This AIHW report tabulated data on Road injury hospital admissions in all Australian states EXCEPT QUEENSLAND, for the calendar year 1991.

In that year, they counted almost 25,000 hospital admissions for injured Motor car/truck occupants, motorcycle riders, bicycle riders and pedestrians.
As stated above, these figures exclude Queensland, so the total national figure for that year (1991) would likely have been getting up towards 30,000.

Many of this number would have been people with severe injuries, requiring multiple operations and long periods of hospitalisation.
Some of this number would have ended up with severe permanent disabilities.

Yes, I suspect that there are more recent figures available through the efforts of the AIHW, but I also suspect that these would similarly be incomplete and questionable due to the lack of a nationally consistent approach to data collection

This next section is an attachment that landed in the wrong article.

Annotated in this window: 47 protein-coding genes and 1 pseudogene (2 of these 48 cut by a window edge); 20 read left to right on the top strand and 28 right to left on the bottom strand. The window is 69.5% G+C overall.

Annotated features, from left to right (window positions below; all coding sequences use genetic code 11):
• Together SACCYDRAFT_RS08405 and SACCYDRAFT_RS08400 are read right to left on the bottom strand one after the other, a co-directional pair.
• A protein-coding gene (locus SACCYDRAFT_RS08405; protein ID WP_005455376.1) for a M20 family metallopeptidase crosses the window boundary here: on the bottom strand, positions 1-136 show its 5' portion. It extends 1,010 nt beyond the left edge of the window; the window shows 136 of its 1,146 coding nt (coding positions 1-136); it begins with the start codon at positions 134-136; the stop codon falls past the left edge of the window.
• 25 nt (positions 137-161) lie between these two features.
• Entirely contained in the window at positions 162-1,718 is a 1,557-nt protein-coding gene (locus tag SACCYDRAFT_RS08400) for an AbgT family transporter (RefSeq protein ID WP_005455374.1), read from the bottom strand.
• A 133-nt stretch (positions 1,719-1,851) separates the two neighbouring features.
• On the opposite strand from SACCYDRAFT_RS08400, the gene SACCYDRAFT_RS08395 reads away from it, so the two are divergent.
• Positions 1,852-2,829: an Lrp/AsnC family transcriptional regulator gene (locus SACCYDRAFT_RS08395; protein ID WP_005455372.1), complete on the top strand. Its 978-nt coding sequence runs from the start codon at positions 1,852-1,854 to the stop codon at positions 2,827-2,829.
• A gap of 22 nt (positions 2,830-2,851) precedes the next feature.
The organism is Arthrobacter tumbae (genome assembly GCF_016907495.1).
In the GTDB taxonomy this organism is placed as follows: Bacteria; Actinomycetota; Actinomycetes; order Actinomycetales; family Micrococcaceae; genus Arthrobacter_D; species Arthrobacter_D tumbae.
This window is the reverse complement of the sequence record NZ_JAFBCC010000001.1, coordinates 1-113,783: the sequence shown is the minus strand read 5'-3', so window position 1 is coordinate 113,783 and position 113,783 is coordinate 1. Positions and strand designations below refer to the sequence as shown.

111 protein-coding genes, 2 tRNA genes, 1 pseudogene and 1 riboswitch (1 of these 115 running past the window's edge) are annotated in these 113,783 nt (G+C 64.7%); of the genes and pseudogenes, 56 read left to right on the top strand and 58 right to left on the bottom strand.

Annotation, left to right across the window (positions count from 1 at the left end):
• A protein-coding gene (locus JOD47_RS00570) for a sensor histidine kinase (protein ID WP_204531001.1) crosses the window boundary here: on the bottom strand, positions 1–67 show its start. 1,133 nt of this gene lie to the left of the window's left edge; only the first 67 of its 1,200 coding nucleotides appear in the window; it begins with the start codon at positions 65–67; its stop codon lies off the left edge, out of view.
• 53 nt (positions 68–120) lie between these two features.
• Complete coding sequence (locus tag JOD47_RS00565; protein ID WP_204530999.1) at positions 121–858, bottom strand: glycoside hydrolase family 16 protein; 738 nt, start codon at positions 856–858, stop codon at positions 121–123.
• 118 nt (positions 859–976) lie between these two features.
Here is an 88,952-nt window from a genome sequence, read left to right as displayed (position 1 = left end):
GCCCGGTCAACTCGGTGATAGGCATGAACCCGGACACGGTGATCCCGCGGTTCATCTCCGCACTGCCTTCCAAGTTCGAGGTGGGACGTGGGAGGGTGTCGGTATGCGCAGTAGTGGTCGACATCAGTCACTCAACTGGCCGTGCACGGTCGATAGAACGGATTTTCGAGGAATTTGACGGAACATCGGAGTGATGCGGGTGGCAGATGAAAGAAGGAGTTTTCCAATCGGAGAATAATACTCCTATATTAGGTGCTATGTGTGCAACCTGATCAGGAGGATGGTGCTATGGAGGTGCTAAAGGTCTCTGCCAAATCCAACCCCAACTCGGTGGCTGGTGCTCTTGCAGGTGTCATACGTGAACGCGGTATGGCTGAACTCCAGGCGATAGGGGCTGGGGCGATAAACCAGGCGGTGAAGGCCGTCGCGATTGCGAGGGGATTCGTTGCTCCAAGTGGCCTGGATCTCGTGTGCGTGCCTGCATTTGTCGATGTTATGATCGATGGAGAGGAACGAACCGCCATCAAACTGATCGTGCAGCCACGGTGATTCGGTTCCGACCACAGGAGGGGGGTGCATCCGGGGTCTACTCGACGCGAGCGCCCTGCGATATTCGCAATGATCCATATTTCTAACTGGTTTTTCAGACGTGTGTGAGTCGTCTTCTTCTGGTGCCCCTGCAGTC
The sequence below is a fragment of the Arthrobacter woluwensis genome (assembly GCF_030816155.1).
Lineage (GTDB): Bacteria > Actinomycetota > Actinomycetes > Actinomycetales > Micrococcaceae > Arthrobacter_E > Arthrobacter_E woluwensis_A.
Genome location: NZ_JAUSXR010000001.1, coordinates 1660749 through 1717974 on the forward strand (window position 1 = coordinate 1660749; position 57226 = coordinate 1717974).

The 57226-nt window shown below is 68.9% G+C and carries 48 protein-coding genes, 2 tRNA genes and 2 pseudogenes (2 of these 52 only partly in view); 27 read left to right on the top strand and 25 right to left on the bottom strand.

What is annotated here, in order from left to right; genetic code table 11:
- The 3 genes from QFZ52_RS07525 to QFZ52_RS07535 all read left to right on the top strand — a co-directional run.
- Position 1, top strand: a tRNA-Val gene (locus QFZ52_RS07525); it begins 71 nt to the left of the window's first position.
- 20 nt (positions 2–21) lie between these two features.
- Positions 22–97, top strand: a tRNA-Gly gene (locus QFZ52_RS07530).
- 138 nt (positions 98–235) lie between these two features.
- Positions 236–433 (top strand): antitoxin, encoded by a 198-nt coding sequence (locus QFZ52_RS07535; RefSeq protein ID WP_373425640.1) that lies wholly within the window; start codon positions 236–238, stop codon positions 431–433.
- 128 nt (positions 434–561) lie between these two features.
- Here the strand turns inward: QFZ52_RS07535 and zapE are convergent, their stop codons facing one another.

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Re: Behind the nation's road toll are the injured

Postby bychosis » Sun Jan 14, 2024 4:14 pm

Might change a few peoples thinking of the numbers are bumped up from 1200 (not many out of 25mil) to include injuries. 30,000 is a lot.
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Re: Behind the nation's road toll are the injured

Postby elantra » Sun Jan 14, 2024 6:19 pm

bychosis wrote:
Sun Jan 14, 2024 4:14 pm
Might change a few peoples thinking of the numbers are bumped up from 1200 (not many out of 25mil) to include injuries. 30,000 is a lot.
Yes, but these sorts of non-fatality figures don’t get our governments worked up, it is not a sexy topic with lots of social media debate and pressure groups to exert political pressure.

AND that ball-park number- 30,000 - does not include the “walking wounded” who attend Emergency departments and do not require admission to a hospital ward.

NOR does it include many other common types of presentation to health care professionals :